Triage is a classic concept, the origin of which hearkens back to battlefield medicine.
In the modern civilian setting, triage is the term for sorting patients based on acuity and assigning them to the appropriate setting for care. This can make a big difference in the cost as well as the quality of care. While it is nearly impossible to render high-level care for acute complex problems such as a heart attack or stroke in a doctor's office or clinic setting, it is usually more expensive and less convenient to go to an emergency department for a cold, a rash, or other minor illness.
In the "good old days," I remember a nurse sitting at the front desk in the ER, performing this "triage" function. She would send acute cases in immediately, ask less acute patients to take a seat in the waiting area, and even schedule outpatient appointments with a doctor when appropriate.
Due to a variety of factors, including liability concerns and wanting to hold onto all available revenue, hospitals no longer do this. The result is that the triage decision is now being made by the least medically qualified party: the patient. If you call the hospital and try to get advice you will simply be told: "We are not allowed to give medical advice on the phone. Come to the ER. The doctor will see you."
The result is that the ER often becomes backlogged with patients who could have made an appointment or gone to a less intensive (i.e. expensive) facility.
At the same time, patients are presenting to urgent care centers with acute emergencies that should have gone straight to the ER (by ambulance). Just the other day I put the first two patients of the day at a walk-in clinic in an ambulance and sent them straight to the ER. Not, however, before they were registered (delayed) and examined (billed). Had they made the correct triage decision they would have saved both time and money.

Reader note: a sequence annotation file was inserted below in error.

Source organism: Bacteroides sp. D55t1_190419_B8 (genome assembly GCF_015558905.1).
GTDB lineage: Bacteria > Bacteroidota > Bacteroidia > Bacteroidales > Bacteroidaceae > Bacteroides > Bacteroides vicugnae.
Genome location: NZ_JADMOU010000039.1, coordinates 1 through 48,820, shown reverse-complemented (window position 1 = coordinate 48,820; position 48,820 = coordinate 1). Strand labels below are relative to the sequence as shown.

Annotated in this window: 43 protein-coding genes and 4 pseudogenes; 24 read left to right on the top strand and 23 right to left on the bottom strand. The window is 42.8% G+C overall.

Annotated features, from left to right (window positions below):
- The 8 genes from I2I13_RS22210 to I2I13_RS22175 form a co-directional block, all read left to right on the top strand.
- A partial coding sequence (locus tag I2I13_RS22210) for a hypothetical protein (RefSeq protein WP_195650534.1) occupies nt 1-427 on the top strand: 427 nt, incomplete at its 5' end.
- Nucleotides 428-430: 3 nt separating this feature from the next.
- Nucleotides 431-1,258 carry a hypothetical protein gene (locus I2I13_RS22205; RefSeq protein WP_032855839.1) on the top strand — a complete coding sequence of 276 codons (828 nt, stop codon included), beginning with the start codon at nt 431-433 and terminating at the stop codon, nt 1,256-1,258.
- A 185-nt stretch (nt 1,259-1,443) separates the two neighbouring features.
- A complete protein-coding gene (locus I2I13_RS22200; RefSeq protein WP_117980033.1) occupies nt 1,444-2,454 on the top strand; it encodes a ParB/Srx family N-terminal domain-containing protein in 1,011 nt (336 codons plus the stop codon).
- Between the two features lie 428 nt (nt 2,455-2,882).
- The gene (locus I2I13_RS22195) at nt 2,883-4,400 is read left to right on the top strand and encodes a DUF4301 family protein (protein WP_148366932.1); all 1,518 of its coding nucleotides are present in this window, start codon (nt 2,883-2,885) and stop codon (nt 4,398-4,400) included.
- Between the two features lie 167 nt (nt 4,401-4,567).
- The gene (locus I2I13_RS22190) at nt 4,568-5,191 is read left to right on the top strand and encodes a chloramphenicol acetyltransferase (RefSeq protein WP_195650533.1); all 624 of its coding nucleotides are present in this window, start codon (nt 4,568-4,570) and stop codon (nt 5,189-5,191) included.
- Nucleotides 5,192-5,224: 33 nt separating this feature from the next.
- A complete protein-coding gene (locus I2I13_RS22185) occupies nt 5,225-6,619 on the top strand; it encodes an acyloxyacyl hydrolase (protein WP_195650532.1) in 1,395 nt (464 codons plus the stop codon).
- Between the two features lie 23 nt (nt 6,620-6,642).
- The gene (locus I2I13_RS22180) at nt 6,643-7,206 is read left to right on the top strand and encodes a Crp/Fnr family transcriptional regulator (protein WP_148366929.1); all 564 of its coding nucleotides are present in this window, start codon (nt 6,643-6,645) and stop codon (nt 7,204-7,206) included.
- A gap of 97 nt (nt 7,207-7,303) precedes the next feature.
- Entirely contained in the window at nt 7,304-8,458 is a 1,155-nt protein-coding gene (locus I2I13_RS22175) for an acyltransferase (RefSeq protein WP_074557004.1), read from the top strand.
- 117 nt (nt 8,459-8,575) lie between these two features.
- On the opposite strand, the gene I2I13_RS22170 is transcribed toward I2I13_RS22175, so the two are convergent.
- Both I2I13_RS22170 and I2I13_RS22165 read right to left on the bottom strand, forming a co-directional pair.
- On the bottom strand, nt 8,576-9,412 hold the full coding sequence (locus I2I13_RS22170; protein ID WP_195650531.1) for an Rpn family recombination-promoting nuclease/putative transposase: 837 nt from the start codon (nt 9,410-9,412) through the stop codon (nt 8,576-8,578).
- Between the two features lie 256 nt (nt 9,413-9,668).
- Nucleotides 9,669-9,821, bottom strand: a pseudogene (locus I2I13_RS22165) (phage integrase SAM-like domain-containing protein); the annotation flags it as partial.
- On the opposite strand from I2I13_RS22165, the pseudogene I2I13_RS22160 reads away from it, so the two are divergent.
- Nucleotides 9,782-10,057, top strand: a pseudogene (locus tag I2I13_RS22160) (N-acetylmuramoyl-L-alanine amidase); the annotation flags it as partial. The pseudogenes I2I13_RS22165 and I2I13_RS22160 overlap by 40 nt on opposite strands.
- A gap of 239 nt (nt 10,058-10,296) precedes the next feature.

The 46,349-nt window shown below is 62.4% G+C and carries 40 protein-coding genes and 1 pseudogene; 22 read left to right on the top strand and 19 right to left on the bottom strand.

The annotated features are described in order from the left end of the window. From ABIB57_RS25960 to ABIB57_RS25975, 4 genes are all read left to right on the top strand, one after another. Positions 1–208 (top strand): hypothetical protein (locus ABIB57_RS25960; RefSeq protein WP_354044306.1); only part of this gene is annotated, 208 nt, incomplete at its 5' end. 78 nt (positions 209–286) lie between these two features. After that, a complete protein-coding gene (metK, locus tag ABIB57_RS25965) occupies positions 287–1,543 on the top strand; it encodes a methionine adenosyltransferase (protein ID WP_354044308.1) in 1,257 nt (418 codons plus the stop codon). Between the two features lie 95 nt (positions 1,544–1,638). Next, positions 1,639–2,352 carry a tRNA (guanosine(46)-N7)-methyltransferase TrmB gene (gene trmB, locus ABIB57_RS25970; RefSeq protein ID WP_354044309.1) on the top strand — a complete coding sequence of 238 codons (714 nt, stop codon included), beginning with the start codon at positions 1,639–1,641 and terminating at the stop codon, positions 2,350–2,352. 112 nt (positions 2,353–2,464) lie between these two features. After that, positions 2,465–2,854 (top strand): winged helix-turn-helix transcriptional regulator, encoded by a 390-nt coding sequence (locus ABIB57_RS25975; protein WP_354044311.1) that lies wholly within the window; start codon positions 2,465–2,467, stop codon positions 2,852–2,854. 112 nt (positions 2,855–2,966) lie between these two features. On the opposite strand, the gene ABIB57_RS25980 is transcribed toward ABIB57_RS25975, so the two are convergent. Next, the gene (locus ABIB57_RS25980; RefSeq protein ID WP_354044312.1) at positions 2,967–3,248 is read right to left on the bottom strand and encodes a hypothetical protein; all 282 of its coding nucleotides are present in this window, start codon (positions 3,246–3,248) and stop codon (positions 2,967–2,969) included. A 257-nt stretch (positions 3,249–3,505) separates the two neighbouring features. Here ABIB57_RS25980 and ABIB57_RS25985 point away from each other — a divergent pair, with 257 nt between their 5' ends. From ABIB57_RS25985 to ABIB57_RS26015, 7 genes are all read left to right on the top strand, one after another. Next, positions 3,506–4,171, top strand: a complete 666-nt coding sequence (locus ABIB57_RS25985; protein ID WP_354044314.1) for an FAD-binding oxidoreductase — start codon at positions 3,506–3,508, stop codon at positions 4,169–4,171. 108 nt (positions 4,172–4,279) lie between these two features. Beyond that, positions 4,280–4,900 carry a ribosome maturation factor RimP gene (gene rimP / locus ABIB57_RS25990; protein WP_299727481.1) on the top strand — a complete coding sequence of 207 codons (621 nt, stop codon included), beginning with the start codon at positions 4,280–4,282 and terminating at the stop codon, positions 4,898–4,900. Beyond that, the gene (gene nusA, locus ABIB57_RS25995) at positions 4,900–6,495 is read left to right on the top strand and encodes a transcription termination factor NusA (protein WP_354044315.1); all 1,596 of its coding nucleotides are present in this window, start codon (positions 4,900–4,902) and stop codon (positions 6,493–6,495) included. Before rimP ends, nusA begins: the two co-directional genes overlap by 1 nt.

So what can the average layperson do?
According to the American College of Emergency Physicians, warning signs of a medical emergency include: difficulty breathing, chest or abdominal pain, fainting, weakness, dizziness, changes in vision, confusion, difficulty speaking, severe pain, uncontrolled bleeding, severe vomiting or diarrhea, coughing or vomiting blood, or suicidal feelings.
Still unsure? Often the best option is to get expert advice when the decision is not clear-cut. According to the New York Times, a physician call can often help you make the decision as to whether to go to the ER or arrange for an alternative. In simple cases they can even phone in a prescription to your local pharmacy.
A telehealth service is by no means a replacement for a primary care physician you visit in person on a regular basis. But if you need an answer to a question fast, and don't want to use the emergency room as your fallback, establishing a relationship with a doctor by phone really will save you time and money. Perhaps most importantly, it can help you make decisions on the various treatment options when you don't know what to do.